Kuppersmith Home Renovation Project 6: Flooring and Trim

The interior of the Kuppersmith Project house is making great strides as the new cabinets, trim, molding, and floors transform the place.

Projects featured in this episode include:

  • Kitchen Cabinets: Installing the stained wood kitchen cabinets from Merillat.
  • Countertops: Using a laser measuring device and special computer software to create a template for the kitchen countertops by DeNova.
  • Trim Molding: Installing the interior trim and moldings, including crown, baseboard, and trim for the JELD-WEN Windows & Doors.
  • Wood Flooring: Laying the solid heart pine wood flooring that was milled from old beams to match the flooring in the original house.
  • Staircase Railing: Creating a new staircase railing on the second-floor landing to match the existing staircase railing.
  • Interior Painting: Priming and painting the interior walls and trim in the house.
  • Interior Décor: Working with the Better Homes & Gardens design team on the color palette for the interior paint, fabric, and décor in the house.

“Today’s Homeowner” host Danny Lipford discusses kitchen cabinets with a Merillat spokesperson.
Installing new cabinets and countertops will help refresh this home’s interior and give the homeowners the storage they need.

Cabinets and Countertops

Once the kitchen cabinets had been installed, a digital template was created to fabricate the DeNova countertops. A special laser measuring device and a laptop computer were used to record all the dimensions of the countertops and determine the size and placement of cutouts for sinks and cooktops.

In addition to the cabinets for the kitchen and bathrooms, Merillat also constructed corner cabinets for the dining room and built-in cabinets under the windows in the living room.

Man uses a nail gun to install wood trim above a window in Mobile, Alabama
When you’re renovating a historic home, it’s important to install molding that’s consistent with the original features.

Interior Trim

With the cabinets in place, the next step was installing all the interior moldings and trim, which were carefully chosen to match and blend with the historic 1926 home. This included baseboards, crown molding, and interior trim for all the windows and doors.

“Today’s Homeowner” host Danny Lipford, standing in a kitchen, under construction, in Mobile, Alabama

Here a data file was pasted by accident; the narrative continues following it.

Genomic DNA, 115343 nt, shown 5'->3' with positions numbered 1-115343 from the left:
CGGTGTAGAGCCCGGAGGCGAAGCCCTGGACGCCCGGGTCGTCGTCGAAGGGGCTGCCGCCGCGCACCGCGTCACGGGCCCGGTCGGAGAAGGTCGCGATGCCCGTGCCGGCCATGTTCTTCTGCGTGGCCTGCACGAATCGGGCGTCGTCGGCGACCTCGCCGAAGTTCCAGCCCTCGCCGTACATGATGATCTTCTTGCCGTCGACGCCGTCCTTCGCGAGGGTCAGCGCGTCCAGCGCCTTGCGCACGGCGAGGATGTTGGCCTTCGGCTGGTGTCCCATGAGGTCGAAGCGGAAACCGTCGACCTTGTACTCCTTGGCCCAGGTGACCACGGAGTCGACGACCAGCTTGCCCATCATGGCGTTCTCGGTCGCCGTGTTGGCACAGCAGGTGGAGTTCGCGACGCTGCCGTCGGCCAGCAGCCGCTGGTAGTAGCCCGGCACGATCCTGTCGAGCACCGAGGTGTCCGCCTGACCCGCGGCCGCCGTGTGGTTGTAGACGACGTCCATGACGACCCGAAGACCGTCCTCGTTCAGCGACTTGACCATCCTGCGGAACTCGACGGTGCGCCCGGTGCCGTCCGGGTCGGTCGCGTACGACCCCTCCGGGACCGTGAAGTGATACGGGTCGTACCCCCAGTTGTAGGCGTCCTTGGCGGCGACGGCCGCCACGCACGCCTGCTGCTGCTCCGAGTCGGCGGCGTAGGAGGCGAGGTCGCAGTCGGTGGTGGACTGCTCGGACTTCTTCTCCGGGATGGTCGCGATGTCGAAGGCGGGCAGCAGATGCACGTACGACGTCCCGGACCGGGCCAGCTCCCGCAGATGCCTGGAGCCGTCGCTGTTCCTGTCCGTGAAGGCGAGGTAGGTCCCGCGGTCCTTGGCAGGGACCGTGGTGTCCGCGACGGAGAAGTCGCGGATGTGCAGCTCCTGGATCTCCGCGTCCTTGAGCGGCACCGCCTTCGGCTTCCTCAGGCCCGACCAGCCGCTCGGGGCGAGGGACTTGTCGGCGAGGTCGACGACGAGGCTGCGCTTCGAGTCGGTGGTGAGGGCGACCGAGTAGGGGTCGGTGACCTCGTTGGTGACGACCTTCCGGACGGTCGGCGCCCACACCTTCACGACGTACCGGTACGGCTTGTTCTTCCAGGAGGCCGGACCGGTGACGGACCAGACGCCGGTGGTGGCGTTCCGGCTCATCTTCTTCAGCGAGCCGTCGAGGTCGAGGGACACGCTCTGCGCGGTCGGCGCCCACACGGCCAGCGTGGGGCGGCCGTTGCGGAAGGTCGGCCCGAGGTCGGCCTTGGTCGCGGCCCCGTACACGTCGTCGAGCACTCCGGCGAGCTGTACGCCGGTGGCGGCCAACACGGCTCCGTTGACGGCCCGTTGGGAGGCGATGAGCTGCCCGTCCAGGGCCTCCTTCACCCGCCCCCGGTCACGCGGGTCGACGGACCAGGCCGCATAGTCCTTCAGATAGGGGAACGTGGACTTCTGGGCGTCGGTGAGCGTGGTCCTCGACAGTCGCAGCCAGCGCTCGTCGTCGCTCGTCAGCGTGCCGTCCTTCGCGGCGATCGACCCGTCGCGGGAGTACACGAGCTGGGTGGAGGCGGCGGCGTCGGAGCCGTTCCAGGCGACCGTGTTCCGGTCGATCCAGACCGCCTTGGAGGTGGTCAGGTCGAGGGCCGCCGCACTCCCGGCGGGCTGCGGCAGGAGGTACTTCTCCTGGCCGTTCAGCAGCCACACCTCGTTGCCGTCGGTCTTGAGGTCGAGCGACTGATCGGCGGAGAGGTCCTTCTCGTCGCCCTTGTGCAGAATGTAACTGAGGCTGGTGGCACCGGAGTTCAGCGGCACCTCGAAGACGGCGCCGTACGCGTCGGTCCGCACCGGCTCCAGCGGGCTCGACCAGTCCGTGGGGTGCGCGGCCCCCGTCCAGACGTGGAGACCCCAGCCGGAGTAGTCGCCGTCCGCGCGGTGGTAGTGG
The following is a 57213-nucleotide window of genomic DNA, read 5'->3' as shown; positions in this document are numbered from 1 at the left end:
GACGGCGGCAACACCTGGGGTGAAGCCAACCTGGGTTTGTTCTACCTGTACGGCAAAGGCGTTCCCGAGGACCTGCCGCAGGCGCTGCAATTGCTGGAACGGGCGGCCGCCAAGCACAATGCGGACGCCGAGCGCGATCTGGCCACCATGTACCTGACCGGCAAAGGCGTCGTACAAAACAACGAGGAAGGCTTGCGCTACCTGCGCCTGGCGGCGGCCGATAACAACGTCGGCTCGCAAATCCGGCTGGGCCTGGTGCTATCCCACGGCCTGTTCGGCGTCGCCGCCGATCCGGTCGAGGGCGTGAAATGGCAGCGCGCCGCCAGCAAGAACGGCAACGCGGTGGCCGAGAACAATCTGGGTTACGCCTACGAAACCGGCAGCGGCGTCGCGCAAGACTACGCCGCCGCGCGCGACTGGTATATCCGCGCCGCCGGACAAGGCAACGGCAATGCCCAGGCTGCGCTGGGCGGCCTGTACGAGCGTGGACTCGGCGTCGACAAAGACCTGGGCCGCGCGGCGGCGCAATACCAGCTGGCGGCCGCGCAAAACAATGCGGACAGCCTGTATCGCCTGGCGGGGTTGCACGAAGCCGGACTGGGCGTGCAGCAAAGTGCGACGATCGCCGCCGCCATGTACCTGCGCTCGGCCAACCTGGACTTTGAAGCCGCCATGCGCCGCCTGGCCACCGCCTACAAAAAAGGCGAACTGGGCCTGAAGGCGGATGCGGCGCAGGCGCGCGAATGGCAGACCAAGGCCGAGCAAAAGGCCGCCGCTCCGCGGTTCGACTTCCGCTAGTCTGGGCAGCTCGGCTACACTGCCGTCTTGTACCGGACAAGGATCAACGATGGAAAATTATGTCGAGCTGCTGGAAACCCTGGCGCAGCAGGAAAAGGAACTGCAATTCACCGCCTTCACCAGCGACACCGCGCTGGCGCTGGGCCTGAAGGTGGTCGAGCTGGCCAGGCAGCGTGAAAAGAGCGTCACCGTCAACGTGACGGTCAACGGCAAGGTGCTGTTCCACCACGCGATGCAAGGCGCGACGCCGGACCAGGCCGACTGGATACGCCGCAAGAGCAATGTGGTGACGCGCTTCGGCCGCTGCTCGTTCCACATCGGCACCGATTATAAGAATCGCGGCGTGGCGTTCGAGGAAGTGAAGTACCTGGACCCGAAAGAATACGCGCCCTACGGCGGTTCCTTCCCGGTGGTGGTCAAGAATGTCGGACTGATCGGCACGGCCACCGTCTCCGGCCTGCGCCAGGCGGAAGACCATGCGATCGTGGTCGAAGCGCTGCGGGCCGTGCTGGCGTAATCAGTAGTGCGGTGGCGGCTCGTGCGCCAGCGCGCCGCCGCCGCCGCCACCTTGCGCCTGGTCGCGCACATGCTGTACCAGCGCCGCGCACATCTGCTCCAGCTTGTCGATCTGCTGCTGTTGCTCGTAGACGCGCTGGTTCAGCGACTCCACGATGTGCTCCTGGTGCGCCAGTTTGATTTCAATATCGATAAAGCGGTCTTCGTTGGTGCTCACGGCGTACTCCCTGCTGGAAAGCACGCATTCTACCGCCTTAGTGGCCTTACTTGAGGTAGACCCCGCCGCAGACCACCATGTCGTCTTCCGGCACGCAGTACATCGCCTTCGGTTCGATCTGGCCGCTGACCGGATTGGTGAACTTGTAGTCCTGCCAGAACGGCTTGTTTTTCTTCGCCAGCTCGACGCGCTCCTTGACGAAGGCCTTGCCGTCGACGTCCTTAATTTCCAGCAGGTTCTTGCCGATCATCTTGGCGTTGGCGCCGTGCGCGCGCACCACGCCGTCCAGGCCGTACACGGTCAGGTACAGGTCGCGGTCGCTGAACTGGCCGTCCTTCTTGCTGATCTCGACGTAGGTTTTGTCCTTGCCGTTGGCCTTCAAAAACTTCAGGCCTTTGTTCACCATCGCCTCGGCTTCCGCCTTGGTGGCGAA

Installing heart pine flooring in the addition will make it consistent with the home’s existing flooring.

Heart Pine Flooring

To match the existing flooring in the addition, over 5,000 linear feet of heart pine flooring were cut and milled from old beams. The flooring was stacked inside the house with spacers between the bundles to allow the wood to acclimate to the temperature and humidity level in the house before installation.

Heart pine lumber comes from slow-growing, old-growth timber – particularly longleaf pine – which is in short supply today. Even though officially considered a softwood, the natural resin and tight grain of heart pine make it a durable and beautiful wood for flooring.

Once the new heart pine floors have been sanded, stained, and finished; they’ll blend perfectly with the old floors in the house.

Woman paints trim around a door in a house in Mobile, Alabama
Painting the trim around windows and doors with Glidden paint will make this home glisten!

Interior Painting

After the floors have been laid, the crew from CertaPro Painters arrive to paint the interior. They begin by carefully priming, caulking, and filling nail holes before painting the windows, doors, and trim with Glidden paint.

Man installs heart pine flooring in a historic home in Mobile, Alabama
We’re installing new, sturdy stair rails to ensure this home is stylish and safe.

Staircase Railing

After opening up the staircase to the second floor and reframing the landing earlier in the Kuppersmith Project, we now had to repair the newel post and fabricate new railings around the landing to match the existing ones.

Victorian fireplace in Mobile, Alabama
This Victorian mantel is the Kuppersmith home’s most unique feature, and it’s staying for historical preservation.

Interior Design

I’ve been working closely with Joe Boehm of Better Homes & Gardens magazine on the décor for the home to keep the original historic feel and architecture of the house.

The most unique feature of the Kuppersmith Project home is the inlaid marble mantel in the living room. I was surprised to learn from Joe that the mantel wasn’t made for the house, but it’s actually a late Victorian mantel from the 1880s which predates the house by 40 to 50 years.

In designing the interior of the house, Joe wanted to keep a small-scale, cottage feel while bringing the outdoors in with a palette of soft greens to mirror the lush landscape in the neighborhood. To further enhance the nature theme, a bird motif will be used on the walls and furniture upholstery.

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